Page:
Youth In Revolt

Youth In Revolt


Reviewed by: Jennie Kermode

Nick Twisp (Michael Cera) is a good kid. His parents are divorced and don't have a lot of money (though nobody really seems to go without), but everybody gets by well enough. The single biggest problem in his life, as he sees it, is his virginity. Cue an opening scene of ecstatic moans that are revealed to be inspired by a magazine. It's sympathetic, affectionate, overfamiliar and not as funny as it ought to be, which pretty much sets the tone for the rest of the film.

Staying in a trailer park when his mother's boyfriend needs to hide from unpaid creditors, Nick is overwhelmed when he meets Sheeni (Portia Doubleday), a sophisticated, attractive blonde who actually seems to like him. But Sheeni already has a boyfriend. And in order to stay near her in the longer term, Nick will need to get thrown out of his mother's house so he can move in with his dad. This means that he'll have to learn to be bad.

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Nick's bad behaviour is the crux of the film - the sort of wild rebelliousness that young audiences ought to love. Except it isn't, really. Unable to take on such (ir)responsibilities directly, our hero creates a separate persona, the debonair Fran├žois, who is well payed and will provide a few moments of humour for devotees of the French New Wave, but how many of those are likely to be in the audience? In this form, he insults his mother, smashes up his own stuff, and causes the sort of explosion any genuinely rebellious kid could easily talk his way out of. All this, we're told, would be likely to make him a star in juvenile detention. Are young audiences today really that naive?

As a lighthearted story with curiously old fashioned expectations, this could work well enough, but it misses a trick in not exploring or challenging the real bad things its hero does without noticing - exploiting all the adults around him and toying with the affections of a girl whose very vulnerability is presented as making her repellent. It's perfectly realistic for a teenager to misinterpret his selfish desire to possess somebody as love, but when the somebody capitulates and no question marks are raised, one has to wonder about the message being sent. 2008's Angus, Thongs And Perfect Snogging showed that it's possible to tell this kind of story much more honestly without losing either humour or sympathy in the process. This film is as shallow as its hero.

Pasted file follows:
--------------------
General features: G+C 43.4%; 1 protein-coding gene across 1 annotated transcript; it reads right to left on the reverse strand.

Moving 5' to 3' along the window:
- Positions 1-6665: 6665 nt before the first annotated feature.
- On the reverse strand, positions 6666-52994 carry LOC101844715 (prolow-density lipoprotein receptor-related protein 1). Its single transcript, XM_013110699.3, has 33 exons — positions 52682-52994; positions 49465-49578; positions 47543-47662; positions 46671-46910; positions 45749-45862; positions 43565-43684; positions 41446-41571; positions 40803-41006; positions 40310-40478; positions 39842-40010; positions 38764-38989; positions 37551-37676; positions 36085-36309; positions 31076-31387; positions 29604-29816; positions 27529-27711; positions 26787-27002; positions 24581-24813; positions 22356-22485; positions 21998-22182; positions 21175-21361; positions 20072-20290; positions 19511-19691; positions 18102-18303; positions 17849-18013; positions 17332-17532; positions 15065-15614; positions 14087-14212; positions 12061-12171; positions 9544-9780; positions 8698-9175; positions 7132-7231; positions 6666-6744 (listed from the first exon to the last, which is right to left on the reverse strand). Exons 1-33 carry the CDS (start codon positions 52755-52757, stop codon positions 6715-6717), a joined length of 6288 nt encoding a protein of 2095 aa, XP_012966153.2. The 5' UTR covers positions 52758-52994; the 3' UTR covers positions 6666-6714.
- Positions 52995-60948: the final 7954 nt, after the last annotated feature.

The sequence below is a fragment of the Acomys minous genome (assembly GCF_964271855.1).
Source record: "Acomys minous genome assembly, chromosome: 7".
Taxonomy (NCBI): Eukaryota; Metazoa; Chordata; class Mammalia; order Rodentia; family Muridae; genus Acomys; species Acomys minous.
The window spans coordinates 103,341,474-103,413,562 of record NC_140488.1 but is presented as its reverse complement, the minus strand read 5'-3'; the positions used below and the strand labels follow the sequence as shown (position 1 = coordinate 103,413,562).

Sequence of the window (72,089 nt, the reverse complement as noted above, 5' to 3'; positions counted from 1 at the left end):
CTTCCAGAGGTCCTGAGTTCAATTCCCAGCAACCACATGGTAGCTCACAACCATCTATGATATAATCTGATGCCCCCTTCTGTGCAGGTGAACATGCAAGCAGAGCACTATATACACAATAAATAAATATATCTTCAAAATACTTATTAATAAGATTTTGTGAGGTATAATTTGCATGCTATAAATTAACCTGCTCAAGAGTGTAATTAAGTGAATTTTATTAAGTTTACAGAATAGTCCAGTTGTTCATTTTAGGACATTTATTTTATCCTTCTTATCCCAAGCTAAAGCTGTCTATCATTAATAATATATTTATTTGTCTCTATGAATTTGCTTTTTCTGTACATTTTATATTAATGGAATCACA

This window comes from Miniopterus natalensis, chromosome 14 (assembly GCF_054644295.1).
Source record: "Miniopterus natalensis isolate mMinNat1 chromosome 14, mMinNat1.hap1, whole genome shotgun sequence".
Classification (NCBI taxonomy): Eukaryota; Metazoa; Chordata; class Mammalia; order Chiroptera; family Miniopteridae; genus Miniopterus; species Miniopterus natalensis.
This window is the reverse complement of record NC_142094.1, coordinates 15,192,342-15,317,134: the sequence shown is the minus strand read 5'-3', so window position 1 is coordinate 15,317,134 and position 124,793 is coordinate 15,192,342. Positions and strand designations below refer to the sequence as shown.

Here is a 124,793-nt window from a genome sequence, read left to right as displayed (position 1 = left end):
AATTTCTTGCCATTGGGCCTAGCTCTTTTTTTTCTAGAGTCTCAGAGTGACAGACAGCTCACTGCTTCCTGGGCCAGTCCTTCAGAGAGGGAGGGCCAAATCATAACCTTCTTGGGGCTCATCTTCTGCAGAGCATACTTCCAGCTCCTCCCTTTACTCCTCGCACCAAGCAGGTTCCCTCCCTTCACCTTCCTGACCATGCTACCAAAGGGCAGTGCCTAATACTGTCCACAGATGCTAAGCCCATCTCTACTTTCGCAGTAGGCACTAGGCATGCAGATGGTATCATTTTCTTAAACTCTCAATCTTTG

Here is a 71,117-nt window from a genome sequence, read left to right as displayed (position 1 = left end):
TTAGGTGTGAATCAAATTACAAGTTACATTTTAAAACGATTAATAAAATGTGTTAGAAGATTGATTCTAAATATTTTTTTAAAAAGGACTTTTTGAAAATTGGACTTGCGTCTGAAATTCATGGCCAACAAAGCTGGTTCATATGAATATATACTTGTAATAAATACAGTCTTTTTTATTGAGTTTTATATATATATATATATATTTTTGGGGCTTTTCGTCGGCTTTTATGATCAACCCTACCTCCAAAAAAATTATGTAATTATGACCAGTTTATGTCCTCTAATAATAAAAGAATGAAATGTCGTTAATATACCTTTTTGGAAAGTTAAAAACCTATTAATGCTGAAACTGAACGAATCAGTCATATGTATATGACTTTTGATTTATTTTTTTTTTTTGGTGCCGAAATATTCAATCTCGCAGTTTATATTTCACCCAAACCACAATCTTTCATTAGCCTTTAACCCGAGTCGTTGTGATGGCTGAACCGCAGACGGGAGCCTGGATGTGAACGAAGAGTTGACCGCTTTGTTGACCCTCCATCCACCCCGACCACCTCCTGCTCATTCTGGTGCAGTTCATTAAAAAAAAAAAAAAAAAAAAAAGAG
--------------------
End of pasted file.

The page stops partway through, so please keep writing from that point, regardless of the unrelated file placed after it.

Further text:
What makes this more of a shame is that Youth In Revolt has a fabulous indie cast, some great technical work and, in places, genuine wit. The capable Zach Galifianakis is wasted in a role that never goes anywhere but there are great cameos from Steve Buscemi and M. Emmet Walsh, Ray Liotta hams it up gloriously as a policeman who falls for Nick's mother, and relative newcomer Adhir Kalyan is a standout. It's unfortunate that rather than getting to spend more time with these underexplored characters we're stuck in the company of the largely charisma-free Cera. Far from being sexy, this is the sort of film one wants to hug gently and reassure that one loves it just like a brother.

Reviewed on: 27 Jan 2010
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Youth In Revolt packshot
In order to be near the girl he adores, young Nick Twisp has to get thrown out of his mother's house - which means he has to learn how to do bad things.
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Director: Miguel Arteta

Writer: Gustin Nash, based on the book by C.D. Payne.

Starring: Michael Cera, Portia Doubleday, Jean Smart, Zach Galifianakis, Erik Knudsen, Adhir Kalyan, Steve Buscemi, Fred Willard, Ray Liotta, M. Emmet Walsh

Year: 2009

Runtime: 90 minutes

BBFC: 15 - Age Restricted

Country: US


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